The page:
As Holiday Shopping Gets Underway, CPSC Warns Dangerous Toys Linked to 11 Child Deaths, 150K Injuries in 2022

CPSC report indicates that non-motorized scooters account for one in every five toy-related injuries experienced among children 14 years old or younger last year.

Federal safety officials are warning consumers to be mindful of the injury risks associated with certain children’s toys as the holiday shopping season gets underway, indicating that there are a number of dangerous toys that may pose a risk of hospitalization or death.

The U.S. Consumer Product Safety Commission (CPSC) issued its annual Toy-Related Deaths and Injuries report this month, indicating that there were more than 209,000 U.S. hospital emergency room visits linked to children’s toys last year.

More than 159,000 children aged 14 years or younger were hospitalized with a toy-related injury in 2022, including at least 11 fatalities. Additionally, more than 145,000 children aged 12 years or younger, and nearly 80,000 children aged four years or younger sustained serious toy injuries that required hospitalization in 2022.

The report highlights certain types of toys that were most associated with injuries and deaths last year, warning consumers to purchase age-appropriate toys, supervise activity with the products, and ensure they are purchased from a reputable distributor.

Dangerous Toys

Researchers analyzed toy-related emergency department data from the Consumer Product Safety Risk Management System (CPSRMS) and National Electronic Injury Surveillance System (NEISS) for the 2022 calendar year. While 94% on the injuries involved individuals who were treated and released at the emergency department, three percent of the cases involved injuries severe enough to require hospital admission, or resulted in death.

The report indicates 76% of the injuries recorded involved children aged 14 years or younger, 69% involved children 12-years old or younger, and 38% involved children younger than five years of age. An estimated 41% of emergency department-treated injuries were classified as lacerations, contusions, or abrasions, while 47% of the injuries were to the face and head.

Non-motorized scooters accounted for the majority of reported injuries across all age groups, according to the report.

Toys with small parts, balls and balloons were also among the products with the highest links to child deaths. At least five such deaths reported last year involved children aged 12 years or younger, who choked or suffocated on a ball or balloon, and one suffered fatal blunt force trauma to the head after being hit by a ball.

Three reported fatalities involved riding toys, which included the drowning death of a three-year-old who accidentally rode his powered riding toy into an in-ground pool. Two separate incidents involved the deaths of two-year old children, who suffered fatal injuries after being struck by a vehicle while riding on a tricycle and a non-motorized scooter.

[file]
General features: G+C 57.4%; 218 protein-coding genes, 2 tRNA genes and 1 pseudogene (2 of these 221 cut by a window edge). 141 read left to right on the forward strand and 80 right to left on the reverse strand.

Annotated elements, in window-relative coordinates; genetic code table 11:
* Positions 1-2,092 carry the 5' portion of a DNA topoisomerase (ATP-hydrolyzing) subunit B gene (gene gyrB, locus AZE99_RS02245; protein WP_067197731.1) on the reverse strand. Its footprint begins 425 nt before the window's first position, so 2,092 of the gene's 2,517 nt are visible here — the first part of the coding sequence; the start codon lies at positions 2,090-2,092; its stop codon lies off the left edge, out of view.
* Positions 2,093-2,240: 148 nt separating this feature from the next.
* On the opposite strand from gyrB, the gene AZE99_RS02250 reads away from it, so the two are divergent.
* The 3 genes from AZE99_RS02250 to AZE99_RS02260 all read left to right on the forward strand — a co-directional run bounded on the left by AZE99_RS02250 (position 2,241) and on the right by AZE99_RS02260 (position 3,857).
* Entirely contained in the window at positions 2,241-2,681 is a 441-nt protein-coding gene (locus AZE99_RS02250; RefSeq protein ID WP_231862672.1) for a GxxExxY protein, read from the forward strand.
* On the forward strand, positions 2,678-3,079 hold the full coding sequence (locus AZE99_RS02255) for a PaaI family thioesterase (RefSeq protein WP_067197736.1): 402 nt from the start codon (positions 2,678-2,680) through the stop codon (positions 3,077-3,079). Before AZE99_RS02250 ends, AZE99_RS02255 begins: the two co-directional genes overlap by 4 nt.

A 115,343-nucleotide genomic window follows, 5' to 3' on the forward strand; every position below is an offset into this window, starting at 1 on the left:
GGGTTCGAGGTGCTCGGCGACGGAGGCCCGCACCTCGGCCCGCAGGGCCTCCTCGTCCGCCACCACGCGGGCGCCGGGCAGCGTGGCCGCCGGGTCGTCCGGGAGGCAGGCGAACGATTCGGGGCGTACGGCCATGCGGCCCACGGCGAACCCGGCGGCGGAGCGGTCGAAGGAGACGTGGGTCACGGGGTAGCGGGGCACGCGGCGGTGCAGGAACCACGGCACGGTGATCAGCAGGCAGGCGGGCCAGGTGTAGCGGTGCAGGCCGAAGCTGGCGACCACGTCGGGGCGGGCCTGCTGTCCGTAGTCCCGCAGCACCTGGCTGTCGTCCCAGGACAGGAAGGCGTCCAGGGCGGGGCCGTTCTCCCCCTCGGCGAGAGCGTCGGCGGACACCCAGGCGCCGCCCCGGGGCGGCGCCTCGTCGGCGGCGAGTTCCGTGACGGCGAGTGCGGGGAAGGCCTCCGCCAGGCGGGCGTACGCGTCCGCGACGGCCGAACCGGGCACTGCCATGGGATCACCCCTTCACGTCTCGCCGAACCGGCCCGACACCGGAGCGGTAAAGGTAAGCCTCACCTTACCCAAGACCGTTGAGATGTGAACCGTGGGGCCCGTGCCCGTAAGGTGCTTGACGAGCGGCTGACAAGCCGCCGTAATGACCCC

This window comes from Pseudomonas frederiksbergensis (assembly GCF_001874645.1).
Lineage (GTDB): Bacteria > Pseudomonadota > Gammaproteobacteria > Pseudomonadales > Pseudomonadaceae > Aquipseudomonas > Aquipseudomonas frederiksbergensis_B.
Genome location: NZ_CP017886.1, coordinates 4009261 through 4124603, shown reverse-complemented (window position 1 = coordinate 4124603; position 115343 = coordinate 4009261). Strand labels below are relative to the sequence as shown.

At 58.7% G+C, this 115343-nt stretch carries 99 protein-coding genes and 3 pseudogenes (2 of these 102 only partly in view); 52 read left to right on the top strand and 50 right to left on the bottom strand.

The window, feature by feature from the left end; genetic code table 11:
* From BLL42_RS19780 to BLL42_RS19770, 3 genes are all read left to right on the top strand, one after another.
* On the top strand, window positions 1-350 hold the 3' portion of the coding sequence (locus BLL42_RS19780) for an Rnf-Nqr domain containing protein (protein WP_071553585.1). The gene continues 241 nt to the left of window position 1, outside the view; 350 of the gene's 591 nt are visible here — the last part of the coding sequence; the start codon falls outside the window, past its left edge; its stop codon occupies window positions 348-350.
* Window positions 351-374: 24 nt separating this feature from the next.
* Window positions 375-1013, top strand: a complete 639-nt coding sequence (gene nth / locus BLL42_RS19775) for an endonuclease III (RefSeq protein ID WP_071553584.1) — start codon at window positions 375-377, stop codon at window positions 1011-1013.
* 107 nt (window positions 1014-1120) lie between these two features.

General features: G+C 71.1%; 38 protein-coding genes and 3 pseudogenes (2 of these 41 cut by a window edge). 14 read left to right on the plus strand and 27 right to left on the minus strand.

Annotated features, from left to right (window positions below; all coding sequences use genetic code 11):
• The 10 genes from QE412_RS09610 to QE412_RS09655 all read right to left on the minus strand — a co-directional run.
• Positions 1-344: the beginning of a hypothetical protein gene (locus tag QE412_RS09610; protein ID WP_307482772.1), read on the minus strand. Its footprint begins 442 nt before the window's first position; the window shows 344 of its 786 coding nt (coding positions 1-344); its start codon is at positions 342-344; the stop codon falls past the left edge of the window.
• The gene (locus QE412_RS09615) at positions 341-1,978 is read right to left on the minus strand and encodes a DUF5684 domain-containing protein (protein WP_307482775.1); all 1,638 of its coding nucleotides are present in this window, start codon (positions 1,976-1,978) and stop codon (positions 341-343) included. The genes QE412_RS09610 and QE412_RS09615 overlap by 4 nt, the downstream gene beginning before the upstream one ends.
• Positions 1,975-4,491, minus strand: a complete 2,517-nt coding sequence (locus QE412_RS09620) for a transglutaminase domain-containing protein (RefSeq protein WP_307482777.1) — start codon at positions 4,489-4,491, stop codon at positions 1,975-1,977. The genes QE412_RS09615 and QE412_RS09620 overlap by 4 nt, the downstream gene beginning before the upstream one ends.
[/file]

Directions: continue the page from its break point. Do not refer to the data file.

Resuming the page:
The remaining fatalities involved a 7-month-old who died from positional asphyxia after a stuffed animal was placed in his playpen, and a 6-year-old who suffered fatal complications from a small bowel perforation after she swallowed toy magnets.

CPSC Toy Safety Recommendations

While CPSC researchers indicate toy-related injuries among children under 14 years of age have decreased by nearly 12% since 2015, and injuries among children under the age of 13 decreased by 16%, the agency still urges consumers to ensure gifts given to children this holiday season are safe and purchased from a trustworthy retailer.

Online purchases have become more common in recent years, and online marketplaces that distribute products from multiple sellers are more risky to purchase from than when buying a product directly from a manufacturer or reputable online retail outlet, the CPSC warns.

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In a Home Safe Home release issued this month by the CPSC, the agency outlines recommendations for parents and caregivers, including:

  • Follow age guidance and other safety information on the toy packaging, and choose toys that match your child’s interests and abilities.
  • Ensure your child uses properly fitted safety gear, including helmets, for scooters and other riding toys.
  • Keep small balls or toys with small parts away from children under the age of three, and keep deflated balloons away from children younger than 8 years old.
  • Immediately discard packaging, wrappings, or other plastic materials after opening gifts.
  • Ensure online gifts are purchased directly from the product manufacturer or through a reputable online retailer.
  • Thoroughly read safety information, product descriptions, and consumer reviews before purchasing gifts for children.
  • Before purchasing a second-hand or used product, visit CPSC.gov/recalls to verify the item has not been recalled.

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